x

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  2. Great advice. I met my CP's at writing class but I've also met people through blogs.

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  3. I think blogging - so that people can get to know you, and reading blogs - so that you can get to know them, is key. I've parted ways with a few CPs, mostly because the amount of time able to be committed was not equal, but most of the people I've connected with have worked out well. Because I got to know them first.

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  4. Thanks for the advice, Shannon. I've learned a lot of sticky lessons along the way, including how I like to read (on my computer vs on paper), amounts I can handle (180 pg word doc vs the first 4 chapters), and when to agree to read. I have a problem with knowing when to say no--I feel like it sounds mean. I feel like I should put all good karma vibes out there and read everyone else's work but really, I need to focus on my own writing, first.

    I have some great CPs and some I've needed to part from. It's nothing personal, just a matter of time and mutual expectations.

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  5. You're right, it is hard! I had two people working with me while I was doing the second draft of a manuscript (Reboot), but we lost touch after making it about 1/3 of the way through the ms. I think one of the hardest things to find is someone who is at the same level and speed as you. I don't do first draft critique, where you send pages as you write them, but I am still on the hunt for awesome beta partners. I do have a wonderful sister who gives me feedback! :)

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  6. Great post. Critique partners are so vital to the process. :)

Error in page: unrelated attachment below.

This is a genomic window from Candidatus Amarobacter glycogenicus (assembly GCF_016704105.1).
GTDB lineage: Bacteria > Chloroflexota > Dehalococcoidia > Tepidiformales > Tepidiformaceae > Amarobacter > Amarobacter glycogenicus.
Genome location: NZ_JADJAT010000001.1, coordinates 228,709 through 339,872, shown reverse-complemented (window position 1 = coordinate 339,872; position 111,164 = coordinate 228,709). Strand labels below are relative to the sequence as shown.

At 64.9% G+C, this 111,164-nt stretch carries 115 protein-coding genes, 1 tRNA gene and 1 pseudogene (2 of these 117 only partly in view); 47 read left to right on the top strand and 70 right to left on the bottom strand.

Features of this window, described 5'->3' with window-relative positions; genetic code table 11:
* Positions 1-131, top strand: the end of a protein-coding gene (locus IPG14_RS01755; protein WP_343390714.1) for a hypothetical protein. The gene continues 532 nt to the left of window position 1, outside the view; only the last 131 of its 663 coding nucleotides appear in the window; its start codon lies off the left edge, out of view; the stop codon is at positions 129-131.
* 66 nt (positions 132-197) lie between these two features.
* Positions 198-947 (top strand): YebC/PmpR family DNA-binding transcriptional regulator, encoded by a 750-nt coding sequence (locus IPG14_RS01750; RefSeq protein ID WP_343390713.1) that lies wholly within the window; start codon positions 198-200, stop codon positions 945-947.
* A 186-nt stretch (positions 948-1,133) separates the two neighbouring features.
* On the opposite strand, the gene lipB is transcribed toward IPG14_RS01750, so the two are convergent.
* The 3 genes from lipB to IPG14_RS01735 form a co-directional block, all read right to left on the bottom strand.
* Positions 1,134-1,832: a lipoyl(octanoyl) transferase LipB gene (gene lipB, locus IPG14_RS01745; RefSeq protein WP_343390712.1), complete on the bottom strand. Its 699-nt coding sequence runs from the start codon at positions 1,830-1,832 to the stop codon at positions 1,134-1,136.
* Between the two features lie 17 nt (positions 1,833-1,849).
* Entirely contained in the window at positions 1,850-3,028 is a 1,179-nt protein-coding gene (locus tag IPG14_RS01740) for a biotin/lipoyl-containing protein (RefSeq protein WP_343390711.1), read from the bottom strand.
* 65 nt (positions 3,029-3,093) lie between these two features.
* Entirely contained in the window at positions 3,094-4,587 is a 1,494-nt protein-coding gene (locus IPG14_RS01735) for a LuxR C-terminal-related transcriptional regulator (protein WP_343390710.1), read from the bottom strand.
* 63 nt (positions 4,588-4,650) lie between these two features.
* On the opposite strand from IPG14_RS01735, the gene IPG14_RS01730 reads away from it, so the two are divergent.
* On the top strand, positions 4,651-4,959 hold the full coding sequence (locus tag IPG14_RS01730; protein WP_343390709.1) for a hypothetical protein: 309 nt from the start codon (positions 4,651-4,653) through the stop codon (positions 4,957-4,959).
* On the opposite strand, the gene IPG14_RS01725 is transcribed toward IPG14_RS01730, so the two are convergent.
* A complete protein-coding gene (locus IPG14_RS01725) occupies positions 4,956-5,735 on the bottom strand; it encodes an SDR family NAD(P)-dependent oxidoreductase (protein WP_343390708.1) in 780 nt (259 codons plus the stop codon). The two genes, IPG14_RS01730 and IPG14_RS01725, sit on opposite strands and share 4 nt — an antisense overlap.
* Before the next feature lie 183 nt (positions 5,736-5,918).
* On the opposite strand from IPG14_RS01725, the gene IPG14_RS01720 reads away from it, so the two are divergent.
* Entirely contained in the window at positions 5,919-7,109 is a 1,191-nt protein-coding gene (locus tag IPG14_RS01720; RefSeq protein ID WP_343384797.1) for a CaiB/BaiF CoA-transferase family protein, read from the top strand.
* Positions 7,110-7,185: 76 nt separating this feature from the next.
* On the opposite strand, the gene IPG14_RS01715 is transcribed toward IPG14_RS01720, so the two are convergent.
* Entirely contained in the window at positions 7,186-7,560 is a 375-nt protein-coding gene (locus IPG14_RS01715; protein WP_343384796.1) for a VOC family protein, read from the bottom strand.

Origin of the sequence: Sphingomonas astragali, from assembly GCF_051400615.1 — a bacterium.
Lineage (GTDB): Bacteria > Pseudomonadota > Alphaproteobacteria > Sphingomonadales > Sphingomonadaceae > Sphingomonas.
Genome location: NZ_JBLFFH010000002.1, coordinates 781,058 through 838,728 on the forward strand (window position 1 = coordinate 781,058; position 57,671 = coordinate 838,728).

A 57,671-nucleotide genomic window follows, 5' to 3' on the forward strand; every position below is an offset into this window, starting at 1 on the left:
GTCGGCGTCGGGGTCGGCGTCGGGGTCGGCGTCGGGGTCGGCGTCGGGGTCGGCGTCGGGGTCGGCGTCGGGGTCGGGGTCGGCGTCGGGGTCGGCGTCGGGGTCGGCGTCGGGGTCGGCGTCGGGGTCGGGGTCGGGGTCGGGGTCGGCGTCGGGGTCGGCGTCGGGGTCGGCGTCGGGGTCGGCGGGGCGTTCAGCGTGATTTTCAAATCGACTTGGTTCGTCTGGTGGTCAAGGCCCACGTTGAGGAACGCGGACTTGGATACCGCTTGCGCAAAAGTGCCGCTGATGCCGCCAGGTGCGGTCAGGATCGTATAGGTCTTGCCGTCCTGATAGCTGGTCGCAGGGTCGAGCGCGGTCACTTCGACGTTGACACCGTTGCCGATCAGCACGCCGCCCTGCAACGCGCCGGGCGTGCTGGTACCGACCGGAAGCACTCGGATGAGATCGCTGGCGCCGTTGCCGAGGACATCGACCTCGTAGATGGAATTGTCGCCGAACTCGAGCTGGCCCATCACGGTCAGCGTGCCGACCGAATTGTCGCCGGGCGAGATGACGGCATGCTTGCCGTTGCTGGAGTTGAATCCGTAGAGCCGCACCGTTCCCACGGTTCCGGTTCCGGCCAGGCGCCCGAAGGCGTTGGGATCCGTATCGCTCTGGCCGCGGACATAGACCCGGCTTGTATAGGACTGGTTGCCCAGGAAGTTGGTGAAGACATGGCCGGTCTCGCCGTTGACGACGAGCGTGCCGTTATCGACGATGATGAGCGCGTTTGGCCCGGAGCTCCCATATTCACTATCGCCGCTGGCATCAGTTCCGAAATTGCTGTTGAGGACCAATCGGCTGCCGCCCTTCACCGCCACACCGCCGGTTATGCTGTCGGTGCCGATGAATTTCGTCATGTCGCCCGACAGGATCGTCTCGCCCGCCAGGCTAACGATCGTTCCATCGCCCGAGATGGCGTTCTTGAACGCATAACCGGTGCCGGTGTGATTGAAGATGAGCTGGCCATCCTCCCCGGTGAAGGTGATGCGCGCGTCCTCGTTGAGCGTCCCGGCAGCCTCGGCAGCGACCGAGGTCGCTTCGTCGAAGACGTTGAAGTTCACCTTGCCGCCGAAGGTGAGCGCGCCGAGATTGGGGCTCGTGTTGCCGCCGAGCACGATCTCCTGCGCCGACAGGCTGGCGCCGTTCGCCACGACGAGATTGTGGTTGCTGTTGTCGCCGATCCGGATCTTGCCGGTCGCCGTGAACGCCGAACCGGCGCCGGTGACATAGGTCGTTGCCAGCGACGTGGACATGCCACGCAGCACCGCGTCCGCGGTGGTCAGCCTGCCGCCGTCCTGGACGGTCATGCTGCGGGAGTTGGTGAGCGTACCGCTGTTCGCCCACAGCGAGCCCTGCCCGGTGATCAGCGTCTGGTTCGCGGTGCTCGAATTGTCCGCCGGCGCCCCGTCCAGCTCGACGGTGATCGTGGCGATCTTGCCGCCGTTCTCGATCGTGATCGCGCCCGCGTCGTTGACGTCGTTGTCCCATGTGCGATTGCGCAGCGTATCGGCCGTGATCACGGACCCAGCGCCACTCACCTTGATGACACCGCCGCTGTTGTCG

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  7. My CPs grew from the blogging community too. I think when you've had a chance to read what they write of a personal nature, you see what type of person they are and the critiquing grows from that.

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  8. Really helpful blog post. Thanks. Now to find a CP.

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  9. I have found this to be true. It really is hard, and that is why I LOVED the CP forum you guys did on Write On Con. That is how I found my first CP! We are thinking about doing a monthly CP Hook-up on our group blog Falling For Fiction because of this. It would be the bloggers responsibility to contact each other but it would give them a place to put themselves our there. ;0)

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  10. I haven't started writing, but I really want to, and I got one of my favorite authors to agree to be my CP. I think it's the coolest thing ever :) Now I just need to actually write something down....

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  11. Writing groups might exist in your area that you aren't aware of. I live in a densley populated suburban area and spent some time on google searching writing groups + city name and found a ton of options. One I attended with a friend met at a local library. Another one I found, but never visited, was a pretty serious group with a website and a book of short stories and poetry they published every year. Also, if you join a national org like RWA or SCBWI they have local chapters. I'm still searching but my issue is more of finding the right group that fits.

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  12. Good advice. I found my in-person CP's through SCBWI (and we are a cohesive group), and most of my online CP's through a writer's workshop (and others through them). All have been invaluable.

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  13. Thanks for the advice on critique partners. I'm CP-less, and while I'm not looking for any at present, it's good to know about the process of finding them. :)

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  14. Great advice - and true to experience. Finding someone to read your pages is a cake walk; finding someone who will make a good critique partner is tough.

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  15. I'm actually lucky enough to have one that isn't afraid to tell me if something doesn't work. Oddly enough, she's not a writer, she's just an avid reader and a friend from high school. But whatever it is between us works. Many times I will be stuck somewhere, and just by talking to her about it, I figure out what's wrong. Doesn't work with anyone else, just her.

    The fact that she's not a writer makes me worry how long I can keep going to her for help, but I appreciate it very much right now.

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  16. Critique partners are invaluable. I'd be lost without mine. Great post!

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  17. I'd love to meet a CP online, but I know my mom wouldn't be super comfortable with it, mostly if the person is anonymous about their identity...like I plan to be. I'm really not sure how to handle the problem!